On Wed, Mar 20, 2019 at 6:05 AM Hao Jiang via Boost-users <boost-users@lists.boost.org> wrote:

I am using stacktrace on Windows. I found stacktrace keep eating my memory. A simple test program:


void foo() {

  auto st = boost::stacktrace::stacktrace{};

  auto line = st.begin()->source_line();

  std::cout << line << std::endl;


void main() {

  for (int i = 0; i < 0xFFFF; i++) {




Presumably the source_line() call asks the library to resolve the symbolic stacktrace information, rather than simply capturing it as in the stacktrace constructor.

Am I reading that screenshot correctly that the size of the leak is 24 bytes per symbolic resolution? The image is a little small.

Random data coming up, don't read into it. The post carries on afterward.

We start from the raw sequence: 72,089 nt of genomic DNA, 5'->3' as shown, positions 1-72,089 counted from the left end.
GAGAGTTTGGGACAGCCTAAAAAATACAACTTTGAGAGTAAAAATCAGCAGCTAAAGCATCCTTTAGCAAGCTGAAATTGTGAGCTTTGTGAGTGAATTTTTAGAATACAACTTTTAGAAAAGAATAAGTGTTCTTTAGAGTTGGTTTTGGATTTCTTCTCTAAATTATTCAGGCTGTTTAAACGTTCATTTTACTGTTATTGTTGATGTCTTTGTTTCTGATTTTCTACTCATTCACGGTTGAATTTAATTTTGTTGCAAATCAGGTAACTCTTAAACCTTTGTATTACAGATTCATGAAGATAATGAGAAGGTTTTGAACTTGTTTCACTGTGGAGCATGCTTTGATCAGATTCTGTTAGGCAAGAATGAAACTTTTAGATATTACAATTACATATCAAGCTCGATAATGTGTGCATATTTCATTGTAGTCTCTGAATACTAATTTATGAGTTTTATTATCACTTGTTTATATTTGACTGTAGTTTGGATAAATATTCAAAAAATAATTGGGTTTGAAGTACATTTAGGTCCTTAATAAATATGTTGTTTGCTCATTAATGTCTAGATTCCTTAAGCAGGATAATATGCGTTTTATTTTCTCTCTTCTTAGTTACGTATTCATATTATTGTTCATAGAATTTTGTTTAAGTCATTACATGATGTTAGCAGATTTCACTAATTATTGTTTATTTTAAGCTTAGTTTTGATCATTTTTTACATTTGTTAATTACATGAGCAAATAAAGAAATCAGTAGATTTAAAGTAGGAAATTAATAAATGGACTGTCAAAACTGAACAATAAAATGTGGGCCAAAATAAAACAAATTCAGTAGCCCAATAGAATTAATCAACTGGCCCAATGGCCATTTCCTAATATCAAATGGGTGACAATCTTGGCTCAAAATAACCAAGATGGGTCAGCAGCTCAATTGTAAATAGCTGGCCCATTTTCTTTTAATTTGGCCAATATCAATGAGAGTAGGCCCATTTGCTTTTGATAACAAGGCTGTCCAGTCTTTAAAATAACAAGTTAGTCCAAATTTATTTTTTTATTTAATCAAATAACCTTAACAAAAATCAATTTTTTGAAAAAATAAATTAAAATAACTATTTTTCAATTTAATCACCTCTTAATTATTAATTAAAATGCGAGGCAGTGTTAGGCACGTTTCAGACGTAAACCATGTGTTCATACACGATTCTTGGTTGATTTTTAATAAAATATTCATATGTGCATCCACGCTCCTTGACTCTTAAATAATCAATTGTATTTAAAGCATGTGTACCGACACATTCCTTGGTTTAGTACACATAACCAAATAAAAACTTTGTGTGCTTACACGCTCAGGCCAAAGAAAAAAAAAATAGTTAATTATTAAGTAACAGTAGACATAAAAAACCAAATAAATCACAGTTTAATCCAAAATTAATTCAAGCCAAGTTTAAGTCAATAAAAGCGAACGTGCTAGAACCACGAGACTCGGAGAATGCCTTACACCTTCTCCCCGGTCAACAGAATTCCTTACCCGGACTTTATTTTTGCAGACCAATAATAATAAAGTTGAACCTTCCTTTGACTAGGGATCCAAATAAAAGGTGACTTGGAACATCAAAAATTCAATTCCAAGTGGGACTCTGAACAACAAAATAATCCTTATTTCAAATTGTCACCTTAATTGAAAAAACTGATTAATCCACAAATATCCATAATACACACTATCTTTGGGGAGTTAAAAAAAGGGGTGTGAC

How hard would it be to identify the operation that causes the allocation in question? I'm curious whether it's simply a dropped pointer in the stacktrace library, or something owned by the underlying platform operations.

I suspect you're driving an unusual / unanticipated use case. I believe the typical assumption is that although a given process might instantiate stacktrace() a large number of times, it won't perform symbolic resolution more than a few times. I believe the library documentation emphasizes that symbolic stacktrace resolution is potentially high-overhead.